Wild flowers have always been a big part of the Beltane celebrations. In older times, specific white and yellow flowers were gathered and hung over the doorways in Ireland to celebrate the day and invoke fertility and abundance. If you have a wild area or a farm you can go and pick wildflowers, Beltane is the perfect day for it! Then return home and make a bouquet. Or if you’re feeling really crafty, make flower wreaths, crowns or garland to decorate yourself and your home.
Another tradition I almost always recommend on the sabbats – cleanse and refresh your altar. This is particularly beneficial if you have Celtic ancestors or Celtic gods you honor. Use water or fire to cleanse, then decorate with wildflowers, images of the fae and Green Man, and Beltane colors like white, red, yellow and gold.
In ancient times, and up to the modern era, the Celtic people believed strongly in the faery folk, also called the good folk or sidhe. Every Beltane, great care was taken to appease the fae, to prevent them from whisking away all the butter and milk. By leaving out faery offerings on Beltane, you’re carrying on this tradition and starting a working relationship with the fae. Or make a witch’s ladder with intention of appeasing the fae. Make faery houses and a space for the garden.
My grandmother used to say washing your face in morning dew would “get rid of the freckles.” Later, I’d discover this custom goes way back, and more specifically originates on Beltane. I’ve never collected dew myself, but I know a few practitioners who have. It’s not an easy process and you’ll have to expect to get grass and dirt mixed in with the dew. But I suspect Beltane morning dew is a particularly powerful potion to use in cleansing and beauty rituals. Which leads us to…
As we just discussed, washing one’s face with Beltane dew is customary. But it doesn’t necessarily get rid of freckles so much as it is supposed to highlight one’s beauty. In addition, any beauty rituals performed on Beltane are amplified by the fiery, Summer magick on this sacred day. Take a ritual milk bath, drink an herbal beauty concoction, and craft your own magical beauty products.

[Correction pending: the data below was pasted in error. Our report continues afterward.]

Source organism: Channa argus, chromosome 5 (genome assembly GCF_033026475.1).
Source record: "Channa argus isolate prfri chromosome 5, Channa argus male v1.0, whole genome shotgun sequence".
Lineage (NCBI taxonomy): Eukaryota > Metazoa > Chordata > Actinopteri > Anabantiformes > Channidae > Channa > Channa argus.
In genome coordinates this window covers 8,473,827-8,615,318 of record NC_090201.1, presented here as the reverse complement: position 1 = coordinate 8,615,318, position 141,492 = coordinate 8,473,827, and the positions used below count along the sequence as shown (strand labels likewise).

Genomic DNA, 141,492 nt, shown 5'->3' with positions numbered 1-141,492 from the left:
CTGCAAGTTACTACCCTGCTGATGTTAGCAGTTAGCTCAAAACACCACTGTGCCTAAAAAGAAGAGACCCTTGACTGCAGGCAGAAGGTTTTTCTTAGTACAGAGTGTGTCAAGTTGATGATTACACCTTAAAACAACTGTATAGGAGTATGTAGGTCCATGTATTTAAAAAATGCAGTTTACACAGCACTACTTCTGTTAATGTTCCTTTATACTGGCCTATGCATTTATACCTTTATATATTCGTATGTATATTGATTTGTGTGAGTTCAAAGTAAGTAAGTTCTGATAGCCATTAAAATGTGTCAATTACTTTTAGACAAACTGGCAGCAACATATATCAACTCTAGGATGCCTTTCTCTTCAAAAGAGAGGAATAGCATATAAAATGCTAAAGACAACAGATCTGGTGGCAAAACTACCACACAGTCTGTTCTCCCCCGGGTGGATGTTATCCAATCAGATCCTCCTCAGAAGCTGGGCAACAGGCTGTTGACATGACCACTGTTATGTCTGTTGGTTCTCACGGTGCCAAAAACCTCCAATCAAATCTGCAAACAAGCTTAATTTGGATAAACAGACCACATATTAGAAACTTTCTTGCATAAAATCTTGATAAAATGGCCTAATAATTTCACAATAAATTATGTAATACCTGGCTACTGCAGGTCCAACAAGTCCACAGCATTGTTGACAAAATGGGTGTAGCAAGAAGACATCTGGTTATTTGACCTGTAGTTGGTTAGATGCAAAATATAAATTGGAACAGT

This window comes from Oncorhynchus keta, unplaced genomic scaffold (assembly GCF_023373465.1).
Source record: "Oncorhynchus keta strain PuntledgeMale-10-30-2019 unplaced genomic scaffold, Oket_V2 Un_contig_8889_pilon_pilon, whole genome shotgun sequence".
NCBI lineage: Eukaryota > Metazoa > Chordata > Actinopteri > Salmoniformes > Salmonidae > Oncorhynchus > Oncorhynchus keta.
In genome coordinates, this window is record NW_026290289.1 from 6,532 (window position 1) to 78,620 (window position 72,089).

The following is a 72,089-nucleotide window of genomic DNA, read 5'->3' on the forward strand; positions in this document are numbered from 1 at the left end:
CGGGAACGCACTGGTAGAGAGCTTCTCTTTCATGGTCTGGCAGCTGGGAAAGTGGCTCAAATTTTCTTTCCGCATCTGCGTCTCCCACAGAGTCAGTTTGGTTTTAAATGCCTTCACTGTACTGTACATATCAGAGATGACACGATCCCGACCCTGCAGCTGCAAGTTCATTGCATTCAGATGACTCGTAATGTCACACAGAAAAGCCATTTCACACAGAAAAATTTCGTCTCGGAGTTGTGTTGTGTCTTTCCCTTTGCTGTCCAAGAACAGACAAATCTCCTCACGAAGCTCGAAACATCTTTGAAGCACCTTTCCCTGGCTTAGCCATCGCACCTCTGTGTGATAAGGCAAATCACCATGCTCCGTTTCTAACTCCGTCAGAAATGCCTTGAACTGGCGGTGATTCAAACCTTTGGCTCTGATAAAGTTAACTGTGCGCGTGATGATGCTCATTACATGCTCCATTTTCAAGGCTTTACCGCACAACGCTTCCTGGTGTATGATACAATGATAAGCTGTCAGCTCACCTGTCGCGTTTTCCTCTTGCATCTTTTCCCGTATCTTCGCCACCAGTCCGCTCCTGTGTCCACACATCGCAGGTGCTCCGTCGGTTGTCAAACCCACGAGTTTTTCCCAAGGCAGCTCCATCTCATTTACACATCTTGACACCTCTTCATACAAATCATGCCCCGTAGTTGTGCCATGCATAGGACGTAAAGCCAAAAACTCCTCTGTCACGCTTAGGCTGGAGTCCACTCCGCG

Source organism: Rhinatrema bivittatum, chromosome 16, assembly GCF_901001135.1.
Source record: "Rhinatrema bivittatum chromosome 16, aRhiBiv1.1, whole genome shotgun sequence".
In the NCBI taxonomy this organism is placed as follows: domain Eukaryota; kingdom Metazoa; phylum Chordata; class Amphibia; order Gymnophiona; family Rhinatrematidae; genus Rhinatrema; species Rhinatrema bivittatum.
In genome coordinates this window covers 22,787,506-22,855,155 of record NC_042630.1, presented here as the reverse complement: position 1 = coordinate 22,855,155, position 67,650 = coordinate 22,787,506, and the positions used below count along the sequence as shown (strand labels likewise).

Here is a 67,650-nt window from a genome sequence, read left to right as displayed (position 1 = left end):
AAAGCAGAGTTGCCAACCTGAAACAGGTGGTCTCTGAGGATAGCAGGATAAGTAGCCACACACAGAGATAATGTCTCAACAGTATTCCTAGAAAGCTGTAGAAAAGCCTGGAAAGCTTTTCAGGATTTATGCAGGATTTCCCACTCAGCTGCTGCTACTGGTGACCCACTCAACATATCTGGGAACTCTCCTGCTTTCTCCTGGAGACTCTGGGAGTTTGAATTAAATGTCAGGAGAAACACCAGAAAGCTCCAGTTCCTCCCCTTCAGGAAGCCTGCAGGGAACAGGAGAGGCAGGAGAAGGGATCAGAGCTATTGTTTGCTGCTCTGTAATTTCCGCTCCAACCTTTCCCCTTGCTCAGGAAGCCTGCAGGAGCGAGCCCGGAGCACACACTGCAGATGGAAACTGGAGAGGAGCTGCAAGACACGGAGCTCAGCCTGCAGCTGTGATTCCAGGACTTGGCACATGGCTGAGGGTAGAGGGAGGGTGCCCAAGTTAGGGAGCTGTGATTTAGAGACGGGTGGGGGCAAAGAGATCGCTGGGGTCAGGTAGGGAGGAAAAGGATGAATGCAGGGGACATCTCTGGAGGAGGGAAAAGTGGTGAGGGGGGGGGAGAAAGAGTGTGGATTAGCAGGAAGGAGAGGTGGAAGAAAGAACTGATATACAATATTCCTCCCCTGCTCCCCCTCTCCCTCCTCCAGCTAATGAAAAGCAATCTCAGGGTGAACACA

Not everyone can have a big fire on Beltane. So for those of us who want to invoke the power of the fire element, simply lighting a few candles is enough. Casting candle spells on Beltane is also a potent way to send your intentions into the ether. Particularly if you’re looking to increase fertility, prosperity and creativity in your life.
Beltane is considered my modern Wiccans to be one of the days of the Great Rite. This is essentially the union of man and woman (either literally or metaphorically…or both). In Irish Celtic lore, The Morrigan unites and couples with the Dagda on Beltane. This is an act and tradition of fertility, especially of the earth. If your intention is to be fertile and have a baby, Beltane is a great day to cast fertility spells.
Speaking of the Great Rite and fertility, many modern pagans celebrate Beltane by making love with a partner. By indulging in the “sins of the flesh”, we are honoring the god and goddess, as well as the fertile earth and its bounty. What better way to celebrate a fire fertility festival?
The Green Man is a legendary figure in Celtic lore and throughout Europe. He is a guardian of the forest and likely a type of elemental. When he’s seen, he is typically covered from head to foot in leaves, branches, flowers and moss. Some believe he is an ancient god of the wilderness, who protects the wildlife and sacred, unspoiled places in nature. In modern pagan Beltane celebrations, like the Beltane Fire Festival in Edinburgh, the Green Man takes center stage along with the May Queen. Work with the Green Man’s energy on Beltane by hiking in the woods, or even by creating space for him on your altar.
If you’re solitary or just want a simple Beltane ritual, we have one for you here. Feel free to adapt it to your preferences and lifestyle.
There’s a crisp hint of magic in the air. And a sense of warmth and …September 21, 2023